What is at stake here is the future of the “City” itself. Frankfurt wants to be the pre-eminent financial centre in Europe. However London refuses to give up its pole position. This is why Cameron is against the imposition of greater banking regulation based in Europe and is totally opposed to the financial transaction tax proposed by the European Commission. London quite rightly fears that if it starts applying this imposition business will flee from the “City” to more liberal destinations like New York and Hong Kong.
“No job no money, no money no life:”
This statement made by a youth in Greece last week sums up the general frustration of young European graduates living not only in Athens but in Dublin, Madrid, Lisbon and Rome. Nearly 50% of youths under the age of 25 are unemployed in these capitals. For this abandoned generation the European Stability Mechanism offers no solution. This is because the central issue is not banking recapitalization and sovereign debt support but jobs and growth and hope. To achieve real growth Europe needs to become more competitive. It requires debt write off. It demands investment not draconian austerity. It needs real leadership.
For many observers the 500 billion Euro ESM is a diversion that is mis-guided and conceptually flawed. It will not achieve the objectives of banking recapitalization and sovereign debt stabilization for two main reasons. Firstly it is being partly funded by those countries needing funding, which is going to play havoc with its S & P ratings down the road. Secondly it is too small for the task at hand. The task will require in the region of 4-5 trillion Euro to adequately do the job, yet the federal courts in Germany have put a limit on Germany’s contribution. This renders the fund’s potentiality suspect from the get-go. Even though the ESM is inadequate and problematic all political energy is currently going into its gestation.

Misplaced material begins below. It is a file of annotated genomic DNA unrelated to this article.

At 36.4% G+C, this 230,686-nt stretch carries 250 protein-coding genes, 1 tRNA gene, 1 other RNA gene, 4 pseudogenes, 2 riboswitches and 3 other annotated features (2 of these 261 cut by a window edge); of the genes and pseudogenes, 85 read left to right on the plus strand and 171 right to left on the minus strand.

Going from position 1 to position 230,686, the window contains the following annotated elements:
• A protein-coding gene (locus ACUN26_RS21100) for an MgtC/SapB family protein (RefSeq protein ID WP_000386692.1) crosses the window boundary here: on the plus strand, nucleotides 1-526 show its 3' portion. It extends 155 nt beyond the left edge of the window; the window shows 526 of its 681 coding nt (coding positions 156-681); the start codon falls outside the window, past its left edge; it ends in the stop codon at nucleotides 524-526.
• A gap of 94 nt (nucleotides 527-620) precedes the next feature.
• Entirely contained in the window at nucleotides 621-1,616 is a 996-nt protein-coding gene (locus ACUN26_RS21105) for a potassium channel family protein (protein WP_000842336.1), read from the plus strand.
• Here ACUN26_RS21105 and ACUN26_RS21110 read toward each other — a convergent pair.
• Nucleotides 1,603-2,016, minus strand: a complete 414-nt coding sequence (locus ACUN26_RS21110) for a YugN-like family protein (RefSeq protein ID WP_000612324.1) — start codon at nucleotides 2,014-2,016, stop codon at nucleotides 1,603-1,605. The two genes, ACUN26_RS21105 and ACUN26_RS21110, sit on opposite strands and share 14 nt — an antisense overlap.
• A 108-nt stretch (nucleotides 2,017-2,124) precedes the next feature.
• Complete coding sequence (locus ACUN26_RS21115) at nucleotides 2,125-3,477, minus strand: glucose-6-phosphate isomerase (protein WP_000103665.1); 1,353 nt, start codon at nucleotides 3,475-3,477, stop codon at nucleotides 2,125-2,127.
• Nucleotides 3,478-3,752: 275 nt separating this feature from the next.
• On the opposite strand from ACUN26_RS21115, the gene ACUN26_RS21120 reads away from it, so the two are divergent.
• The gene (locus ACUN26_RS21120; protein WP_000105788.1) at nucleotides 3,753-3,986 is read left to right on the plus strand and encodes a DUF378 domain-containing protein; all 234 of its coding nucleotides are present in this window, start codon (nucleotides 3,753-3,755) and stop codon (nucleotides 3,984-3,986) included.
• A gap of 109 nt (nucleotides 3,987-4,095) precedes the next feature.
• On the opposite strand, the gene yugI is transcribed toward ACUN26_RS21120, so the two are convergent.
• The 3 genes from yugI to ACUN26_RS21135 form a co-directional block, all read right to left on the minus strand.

There is no other political game in town even though national economies and concomitant institutions are collapsing due to rapidly falling money circulation. This situation cannot continue indefinitely without serious consequences. That which cannot continue, won’t.
Currently, as we speak, the main fascist party in Greece “Golden Dawn” is growing at an alarming rate. This development is due to the fact that people are desperate for solutions to their social and economic problems. However, solutions are not forthcoming from mainstream political parties. This is worrying. Peter Drucker in his 1939 classic: “The End of Economic Man the Origins of Totalitarianism” spelt out the consequences of such failure. The end result was the horror of the Second World War. Unfortunately Angela Merkel is ignoring the lessons of history and is making the same mistakes again. I think Dr. Merkel will go down in history as the worst chancellor of Germany since you know who.
To alter this perception she must strive to lead her nation in a new direction. She must help her people understand that Germany is the main beneficiary of the Euro currency in that it allows cheap German goods flood into France, Portugal Spain, Italy, England, Ireland, Poland, Russia and Turkey. Should the Euro fail, any new Deutschmark would be so over valued that German exports would quickly collapse, contracting its economy to the level of its austerity bound neighbours. Thus the type of political leadership desperately needed in Germany now is not the style that focuses on narrow national party politics but one that values a shared European vision for the future, a vision that is creative not destructive. What is sorely needed now more than ever is statesmanship not political cunning. Let us hope that Dr. Merkel will have such an epiphany soon, very soon.
(C) Christopher M. Quigley 21st. October 2012. Wealthbuilder.ie
Charts Courtesy of StockCharts.Comhttp: